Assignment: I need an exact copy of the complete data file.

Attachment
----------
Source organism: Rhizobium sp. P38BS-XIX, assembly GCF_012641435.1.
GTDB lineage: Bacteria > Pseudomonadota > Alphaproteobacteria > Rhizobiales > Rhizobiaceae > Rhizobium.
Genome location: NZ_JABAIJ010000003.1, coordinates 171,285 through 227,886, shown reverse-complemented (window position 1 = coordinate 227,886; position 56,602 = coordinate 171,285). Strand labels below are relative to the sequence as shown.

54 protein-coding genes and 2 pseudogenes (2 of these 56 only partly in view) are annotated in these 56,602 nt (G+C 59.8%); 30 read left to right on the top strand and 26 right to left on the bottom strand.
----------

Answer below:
Source organism: Rhizobium sp. P38BS-XIX, assembly GCF_012641435.1.
GTDB lineage: Bacteria > Pseudomonadota > Alphaproteobacteria > Rhizobiales > Rhizobiaceae > Rhizobium.
Genome location: NZ_JABAIJ010000003.1, coordinates 171,285 through 227,886, shown reverse-complemented (window position 1 = coordinate 227,886; position 56,602 = coordinate 171,285). Strand labels below are relative to the sequence as shown.

54 protein-coding genes and 2 pseudogenes (2 of these 56 only partly in view) are annotated in these 56,602 nt (G+C 59.8%); 30 read left to right on the top strand and 26 right to left on the bottom strand.